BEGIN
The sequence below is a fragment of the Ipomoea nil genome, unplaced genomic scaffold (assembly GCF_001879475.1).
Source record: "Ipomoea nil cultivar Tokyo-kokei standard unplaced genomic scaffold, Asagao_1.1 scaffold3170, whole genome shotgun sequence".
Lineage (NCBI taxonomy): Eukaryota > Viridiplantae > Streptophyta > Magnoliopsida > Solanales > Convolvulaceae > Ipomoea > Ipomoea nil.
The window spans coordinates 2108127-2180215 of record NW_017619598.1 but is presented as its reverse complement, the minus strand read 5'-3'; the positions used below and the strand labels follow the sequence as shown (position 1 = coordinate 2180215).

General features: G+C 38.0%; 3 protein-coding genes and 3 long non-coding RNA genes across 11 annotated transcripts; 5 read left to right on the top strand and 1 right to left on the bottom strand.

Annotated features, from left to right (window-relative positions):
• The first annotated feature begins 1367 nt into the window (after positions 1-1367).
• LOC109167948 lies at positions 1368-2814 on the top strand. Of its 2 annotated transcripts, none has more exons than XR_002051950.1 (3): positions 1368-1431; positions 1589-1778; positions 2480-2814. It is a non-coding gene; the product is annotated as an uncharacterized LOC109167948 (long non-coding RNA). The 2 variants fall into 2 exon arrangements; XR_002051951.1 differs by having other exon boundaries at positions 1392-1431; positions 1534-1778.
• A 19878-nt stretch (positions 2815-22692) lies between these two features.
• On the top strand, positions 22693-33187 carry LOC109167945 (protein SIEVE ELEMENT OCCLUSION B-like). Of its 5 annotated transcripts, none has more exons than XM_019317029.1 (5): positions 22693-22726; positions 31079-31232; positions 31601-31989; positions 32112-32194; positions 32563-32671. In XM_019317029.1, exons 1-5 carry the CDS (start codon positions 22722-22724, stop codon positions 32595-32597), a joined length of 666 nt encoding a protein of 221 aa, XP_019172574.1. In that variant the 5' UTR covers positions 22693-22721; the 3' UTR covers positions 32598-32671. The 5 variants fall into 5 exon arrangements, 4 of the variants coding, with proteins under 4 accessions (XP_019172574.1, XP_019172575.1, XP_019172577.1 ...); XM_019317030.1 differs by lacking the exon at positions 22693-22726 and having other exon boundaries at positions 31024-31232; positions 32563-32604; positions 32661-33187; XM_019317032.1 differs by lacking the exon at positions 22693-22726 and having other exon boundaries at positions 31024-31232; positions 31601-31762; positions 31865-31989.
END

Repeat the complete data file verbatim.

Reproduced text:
The sequence below is a fragment of the Ipomoea nil genome, unplaced genomic scaffold (assembly GCF_001879475.1).
Source record: "Ipomoea nil cultivar Tokyo-kokei standard unplaced genomic scaffold, Asagao_1.1 scaffold3170, whole genome shotgun sequence".
Lineage (NCBI taxonomy): Eukaryota > Viridiplantae > Streptophyta > Magnoliopsida > Solanales > Convolvulaceae > Ipomoea > Ipomoea nil.
The window spans coordinates 2108127-2180215 of record NW_017619598.1 but is presented as its reverse complement, the minus strand read 5'-3'; the positions used below and the strand labels follow the sequence as shown (position 1 = coordinate 2180215).

General features: G+C 38.0%; 3 protein-coding genes and 3 long non-coding RNA genes across 11 annotated transcripts; 5 read left to right on the top strand and 1 right to left on the bottom strand.

Annotated features, from left to right (window-relative positions):
• The first annotated feature begins 1367 nt into the window (after positions 1-1367).
• LOC109167948 lies at positions 1368-2814 on the top strand. Of its 2 annotated transcripts, none has more exons than XR_002051950.1 (3): positions 1368-1431; positions 1589-1778; positions 2480-2814. It is a non-coding gene; the product is annotated as an uncharacterized LOC109167948 (long non-coding RNA). The 2 variants fall into 2 exon arrangements; XR_002051951.1 differs by having other exon boundaries at positions 1392-1431; positions 1534-1778.
• A 19878-nt stretch (positions 2815-22692) lies between these two features.
• On the top strand, positions 22693-33187 carry LOC109167945 (protein SIEVE ELEMENT OCCLUSION B-like). Of its 5 annotated transcripts, none has more exons than XM_019317029.1 (5): positions 22693-22726; positions 31079-31232; positions 31601-31989; positions 32112-32194; positions 32563-32671. In XM_019317029.1, exons 1-5 carry the CDS (start codon positions 22722-22724, stop codon positions 32595-32597), a joined length of 666 nt encoding a protein of 221 aa, XP_019172574.1. In that variant the 5' UTR covers positions 22693-22721; the 3' UTR covers positions 32598-32671. The 5 variants fall into 5 exon arrangements, 4 of the variants coding, with proteins under 4 accessions (XP_019172574.1, XP_019172575.1, XP_019172577.1 ...); XM_019317030.1 differs by lacking the exon at positions 22693-22726 and having other exon boundaries at positions 31024-31232; positions 32563-32604; positions 32661-33187; XM_019317032.1 differs by lacking the exon at positions 22693-22726 and having other exon boundaries at positions 31024-31232; positions 31601-31762; positions 31865-31989.